Electrified lock choices are limited when installing electronic access control on a narrow stile aluminum glass storefront door equipped with a pivoting deadbolt. As far as I am aware, no electric strikes will operate a standard aluminum storefront door lock with a 1-3/8” throw pivoting bolt. The keeper in most electric strikes is designed to accommodate up to a one-inch throw bolt.
Therefore, electrification options are narrowed down to the following four options:
- Deadlatch and electric strike
- Electrified deadlatch
- Electronic deadlatch
- Electromagnetic lock
The deadlatch options require either retrofitting the pivoting deadbolt or adding the second lock to the door. This can be difficult depending upon the location of the original pivoting deadbolt lock. According to the NFPA 101 Life Safety Codes and building codes specifications, securing a swinging door is normally accomplished by a deadlatch or deadbolt located between 34” and 42” above the finished floor. The 2010 ADA Standards for Accessible Design states hardware required for accessible door passage shall be mounted no higher than 48” above finished floor.
The choice of the electrification method depends upon the reason for electrification. Reasons can include daytime operation, security, primary/secondary locking mechanism, cost, etc.
When installing an electromagnetic lock onto aluminum glass door, the standard position is along the header. In this configuration, when the door is secured electronically, there is no locking mechanism activated along the swing side of the door.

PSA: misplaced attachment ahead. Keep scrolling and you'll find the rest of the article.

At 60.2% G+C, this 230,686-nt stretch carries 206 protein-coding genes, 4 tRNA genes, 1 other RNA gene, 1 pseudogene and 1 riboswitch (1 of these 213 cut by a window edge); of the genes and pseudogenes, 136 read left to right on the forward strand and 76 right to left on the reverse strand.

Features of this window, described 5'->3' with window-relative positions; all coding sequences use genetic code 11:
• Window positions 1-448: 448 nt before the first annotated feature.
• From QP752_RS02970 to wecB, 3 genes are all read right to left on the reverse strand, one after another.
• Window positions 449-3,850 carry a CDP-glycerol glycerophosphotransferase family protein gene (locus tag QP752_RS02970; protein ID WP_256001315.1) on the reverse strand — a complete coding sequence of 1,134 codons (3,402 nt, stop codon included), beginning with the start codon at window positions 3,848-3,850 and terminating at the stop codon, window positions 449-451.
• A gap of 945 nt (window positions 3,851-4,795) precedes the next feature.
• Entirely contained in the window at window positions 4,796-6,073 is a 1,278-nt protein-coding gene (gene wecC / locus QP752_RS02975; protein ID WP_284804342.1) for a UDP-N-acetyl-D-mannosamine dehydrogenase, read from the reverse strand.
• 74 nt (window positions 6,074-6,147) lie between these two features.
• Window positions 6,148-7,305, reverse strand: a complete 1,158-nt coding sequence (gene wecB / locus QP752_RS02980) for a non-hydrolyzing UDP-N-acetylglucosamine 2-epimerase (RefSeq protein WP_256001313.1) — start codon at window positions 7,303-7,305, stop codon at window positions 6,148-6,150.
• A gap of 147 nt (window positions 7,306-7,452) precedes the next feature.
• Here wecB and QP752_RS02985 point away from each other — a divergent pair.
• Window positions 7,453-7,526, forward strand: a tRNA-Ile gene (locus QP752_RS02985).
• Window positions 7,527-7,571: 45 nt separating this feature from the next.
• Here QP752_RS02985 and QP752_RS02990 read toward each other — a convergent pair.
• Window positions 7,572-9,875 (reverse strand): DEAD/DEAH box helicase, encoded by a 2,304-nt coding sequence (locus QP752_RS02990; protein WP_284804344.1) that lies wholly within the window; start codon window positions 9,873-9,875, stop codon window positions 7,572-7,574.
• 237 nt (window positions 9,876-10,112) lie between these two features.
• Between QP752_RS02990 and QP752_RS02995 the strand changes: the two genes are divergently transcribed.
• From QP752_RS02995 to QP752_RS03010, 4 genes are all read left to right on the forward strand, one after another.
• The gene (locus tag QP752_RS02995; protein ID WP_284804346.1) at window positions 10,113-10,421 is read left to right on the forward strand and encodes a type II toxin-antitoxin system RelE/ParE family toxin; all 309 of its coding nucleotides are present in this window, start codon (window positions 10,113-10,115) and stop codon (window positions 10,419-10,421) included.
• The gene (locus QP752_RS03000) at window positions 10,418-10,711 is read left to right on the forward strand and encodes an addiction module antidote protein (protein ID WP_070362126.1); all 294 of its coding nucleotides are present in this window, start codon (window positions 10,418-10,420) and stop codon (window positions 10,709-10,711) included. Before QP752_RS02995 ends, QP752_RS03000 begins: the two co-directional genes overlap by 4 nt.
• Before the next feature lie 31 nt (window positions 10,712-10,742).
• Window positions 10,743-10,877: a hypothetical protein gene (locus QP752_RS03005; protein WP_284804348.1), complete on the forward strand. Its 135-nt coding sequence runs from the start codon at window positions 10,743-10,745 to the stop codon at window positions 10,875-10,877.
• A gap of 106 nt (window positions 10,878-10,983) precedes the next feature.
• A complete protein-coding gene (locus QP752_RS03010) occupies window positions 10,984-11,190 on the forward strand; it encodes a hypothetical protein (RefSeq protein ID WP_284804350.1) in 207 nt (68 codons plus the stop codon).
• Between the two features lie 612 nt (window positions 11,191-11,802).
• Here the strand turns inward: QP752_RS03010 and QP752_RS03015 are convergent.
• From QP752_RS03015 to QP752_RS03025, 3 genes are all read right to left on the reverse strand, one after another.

A new solution to electrification of the storefront door is the Dortronics ML-1100 Series Mortise Lock & Pull. The lock mechanism is an electromagnet installed into the swing side aluminum jamb. The concealed armature is mounted into the handle, which is installed onto the pull side of the flush mount doors’ stile. This configuration allows the magnetic force holding the armature to be at or near the vertical centerline of the aluminum glass door, providing evenly spaced holding force and limiting the ability to rack the door.
Note: Pull plates are installed at a centerline of 42”.
With this type of installation, the handle pulls directly against the holding force of the electromagnet. The ML-1100 uses a 10-inch long, 1,000-pound holding force electromagnet. The Fail Safe electromagnet power draw is 360mA @24VDC.
The handle assembly is machined from a solid aluminum block. It is 12” long by 6-1/4” wide by 1-3/8” thick. The handle is available in six finishes in addition to aluminum.
Because the ML-1100 was initially developed for New York City’s Public Housing projects, it stands up to high use, abuse and vandalism. The resulting benefits include a concealed locking mechanism and concealed fasteners on the exterior of the door.
Installation of the Dortronics ML-1100 requires removing of the front of the jamb to accommodate the electromagnet and drilling four holes in the door stile to mount the handle assembly.
For the purpose of this article, we installed the ML-1100 onto a piece of aluminum jamb and a narrow stile. Door stiles are available in three sizes: narrow stile is 2” wide, medium stile is 3-1/2” wide and wide stile is 5” wide. The aluminum jamb front is 1-3/4” wide and the wall thickness is approximately 1/8”.
To cut out the opening for the electromagnet, we used a steel rule with zero point in the middle to locate the vertical centerline of the jamb. We used a combination square to draw the vertical centerline, the top and bottom lines and the side lines.
We measured the distance between the base of the mounting block and the center threaded opening. An automatic center punch located the hole along the vertical centerline of the jamb front.
Four holes were drilled using a step drill bit into the front of the jamb, one at each corner to make it easier for the jigsaw to cut the opening. Once the opening had been cut, the edges were filed smooth to accommodate the electromagnet.
Important: Before installing electronic locks, it is important to check with the “Local Authority Having Jurisdiction” (LAHJ). An electromagnetic lock is designed to provide security for a...